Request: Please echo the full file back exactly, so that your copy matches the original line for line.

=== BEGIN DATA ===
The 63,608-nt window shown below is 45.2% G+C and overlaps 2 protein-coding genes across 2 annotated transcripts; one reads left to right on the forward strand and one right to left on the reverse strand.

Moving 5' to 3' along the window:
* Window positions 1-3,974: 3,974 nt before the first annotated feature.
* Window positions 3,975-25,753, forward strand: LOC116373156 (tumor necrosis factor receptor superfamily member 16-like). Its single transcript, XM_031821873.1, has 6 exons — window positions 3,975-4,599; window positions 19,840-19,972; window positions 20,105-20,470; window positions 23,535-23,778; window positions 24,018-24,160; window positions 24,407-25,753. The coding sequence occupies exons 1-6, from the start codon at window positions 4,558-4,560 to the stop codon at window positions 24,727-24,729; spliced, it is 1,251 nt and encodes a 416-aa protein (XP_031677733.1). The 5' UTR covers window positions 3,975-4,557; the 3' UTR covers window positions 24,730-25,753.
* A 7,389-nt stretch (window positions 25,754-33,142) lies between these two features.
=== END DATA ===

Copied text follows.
The 63,608-nt window shown below is 45.2% G+C and overlaps 2 protein-coding genes across 2 annotated transcripts; one reads left to right on the forward strand and one right to left on the reverse strand.

Moving 5' to 3' along the window:
* Window positions 1-3,974: 3,974 nt before the first annotated feature.
* Window positions 3,975-25,753, forward strand: LOC116373156 (tumor necrosis factor receptor superfamily member 16-like). Its single transcript, XM_031821873.1, has 6 exons — window positions 3,975-4,599; window positions 19,840-19,972; window positions 20,105-20,470; window positions 23,535-23,778; window positions 24,018-24,160; window positions 24,407-25,753. The coding sequence occupies exons 1-6, from the start codon at window positions 4,558-4,560 to the stop codon at window positions 24,727-24,729; spliced, it is 1,251 nt and encodes a 416-aa protein (XP_031677733.1). The 5' UTR covers window positions 3,975-4,557; the 3' UTR covers window positions 24,730-25,753.
* A 7,389-nt stretch (window positions 25,754-33,142) lies between these two features.